Corsair TX vs. OCZ ZT 550Wby Martin Kaffei on March 26, 2012 9:30 AM EST
- Posted in
- 80Plus Bronze
Corsair TX550M Internal Design and Fan
Corsair uses a 140mm fan from Ong Hua with a ball bearing. The product number is HA1425H12B-Z and it takes 0.50A. A Sanyo Denki fan would be better but the price could be a problem and Sanyo Denki is still a reason to buy the more expensive Corsair AX. Opening the unit clearly reveals that Channel Well is the ODM. Transient filtering starts behind the AC inlet and continues on the mainboard. Like nearly all modern PSUs, the TX550M has active PFC. All transistors have very common ratings so there is nothing special needed to reach 80 Plus Bronze.Most capacitors come from Nippon Chemi-Con and there are some all solid ones in the secondary circuit, but the KY models are a usual choice for high-end PSUs. It would be nice to see some other brands or types; however, all parts are high-quality. The only point of criticism is that the fan connector could be glued down, but that's a minor issue at best.
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Stuka87 - Monday, March 26, 2012 - linkOn the last page where things are being highlighted, shouldn't the Corsair be highlighted for efficiency and ripple since it was ahead in these categories? Unless the yellow is just meant to show there is a difference. But it seams in the rest of the areas the better supply is highlighted.
Both supplies look pretty good though, even if priced a bit higher than some similar supplies.
Martin Kaffei - Monday, March 26, 2012 - linkSounds more correct, right.
Thanks a lot.
lyeoh - Monday, March 26, 2012 - linkHas Corsair really improved their quality since: http://www.behardware.com/articles/843-3/component...
FWIW, OCZ and Corsair's nonPSU stuff seem to get returned quite often too:
Both these PSUs might be OK, but why should I care? There are other manufacturers who have a better track record when it comes to quality. Poor quality in a range of similar models is understandable, but poor quality in different types/classes of products just tells me to avoid buying anything from them.
I'd prefer to see more reviews of products from manufacturers that care about quality. Who the heck wants to read reviews of food from restaurants that have a long track record of giving a significant percentage of their customers food poisoning? I don't care how good their food looks.
Are these even significantly cheaper?
Samus - Tuesday, March 27, 2012 - linkMy advice to you is stop reading BEHardware.
Those statistics for every segment they 'measured' are a joke. Just drafting such a distasteful article is a huge lapse in journalism judgement on their part. Nobody in their right mind would gauge component reliability based on return rates over a 6-month period from a single source.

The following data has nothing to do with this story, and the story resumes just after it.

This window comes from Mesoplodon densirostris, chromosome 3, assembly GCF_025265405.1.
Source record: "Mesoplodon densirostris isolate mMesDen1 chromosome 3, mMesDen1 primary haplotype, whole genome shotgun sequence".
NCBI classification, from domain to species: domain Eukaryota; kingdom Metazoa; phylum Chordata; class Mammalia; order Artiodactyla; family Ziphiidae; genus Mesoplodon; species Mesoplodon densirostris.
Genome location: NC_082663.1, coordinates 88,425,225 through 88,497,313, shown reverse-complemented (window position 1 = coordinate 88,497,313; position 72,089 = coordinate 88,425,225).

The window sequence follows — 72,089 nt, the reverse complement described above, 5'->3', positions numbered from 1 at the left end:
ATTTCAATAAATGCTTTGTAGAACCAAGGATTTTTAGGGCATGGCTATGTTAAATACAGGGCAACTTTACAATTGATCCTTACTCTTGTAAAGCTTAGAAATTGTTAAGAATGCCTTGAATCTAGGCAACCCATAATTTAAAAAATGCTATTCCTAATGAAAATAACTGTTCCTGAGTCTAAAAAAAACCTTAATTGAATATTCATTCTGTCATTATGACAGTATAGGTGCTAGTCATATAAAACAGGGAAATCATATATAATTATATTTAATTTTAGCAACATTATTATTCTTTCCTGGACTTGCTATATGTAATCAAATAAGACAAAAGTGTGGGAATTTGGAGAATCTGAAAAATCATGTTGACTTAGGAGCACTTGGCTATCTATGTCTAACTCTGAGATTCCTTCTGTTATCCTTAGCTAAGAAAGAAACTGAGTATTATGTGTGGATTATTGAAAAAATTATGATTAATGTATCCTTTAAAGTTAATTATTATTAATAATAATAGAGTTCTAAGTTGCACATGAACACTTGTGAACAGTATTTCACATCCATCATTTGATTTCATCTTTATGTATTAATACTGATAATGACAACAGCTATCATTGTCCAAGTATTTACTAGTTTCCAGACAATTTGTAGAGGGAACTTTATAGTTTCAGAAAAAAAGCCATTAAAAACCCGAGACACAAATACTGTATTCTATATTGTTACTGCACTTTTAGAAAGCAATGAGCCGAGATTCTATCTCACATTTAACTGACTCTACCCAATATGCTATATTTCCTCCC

The only way to measure reliability is by reviewing the initial quality in detail and putting the components into real-world scenarios to report any abnormalities over time. AnandTech and other legitimate hardware review sites do this, as does Car & Driver, Consumer Reports, Home Theater Review, Gun Directory, etc
seanleeforever - Tuesday, March 27, 2012 - linkwhile i agree with your point of view, but AnandTech rarely review abnormalities over time. and bear in mind AnandTech is more akin to C&D not CR because AnandTech receives cherry picked product directly from manufactures. and you really have to hope what you buy from your local frys is the same as the one they choose to send for reviewing.
lyeoh - Thursday, March 29, 2012 - link6 month period? OCZ's poor track record goes way back longer than that: http://www.behardware.com/articles/831-7/component...
You haven't even provided a good reason why anyone should care about your opinion on this subject especially since you said "6 month period".
I'd believe BeHardware's article more than I'd believe you, especially since a few simple Google searches for product problems do not disagree with their statistics. So it's not just a freak incident where only the french retailer has higher rate of returns for OCZ and corsair stuff.
fausto412 - Monday, March 26, 2012 - linkI have a 6990 and a n AX850 PSU...that psu gets super hot when gaming. Can't imagine a 550 watt psu not melting. I think the days of the 550 watt psu are over unless you only do single card gaming and don't use the highest end cards.
Ken g6 - Monday, March 26, 2012 - linkDid you miss the GTX 680 review the other day? http://www.anandtech.com/show/5699/nvidia-geforce-... The 7970 would work fine with a 550W PSU too.
Also recall that the 6990 is effectively two cards in crossfire on a single board.
Samus - Tuesday, March 27, 2012 - linkI run a GTX570, Core i7-950, 12GB RAM, 5 hard drives and some other shit off a PCP&C 500-watt PSU. Whole system is reasonably warm after hours of gaming and is completely stable.
Kill-A-Watt has never reported more than 400-watts drawn from the wall, so my 500-watt PSU never even hits 80% load.
Any never system with a single GPU draws less power, I guarantee it. 550-watt is overkill for most people with current technology. Remember most OEM systems still ship with 250-watt PSU's.
Stuka87 - Monday, March 26, 2012 - linkI use a Antec NEO-ECO 520C with my over clocked 7950 and its perfectly fine. I never get anywhere close to even 400W at peak (And thats with a 4.1GHz Phenom II) when measured at the wall. The latest chips from AMD and nVidia are incredibly efficient. The 6990 is a pretty big power hog comparatively, and it is a dual GPU card.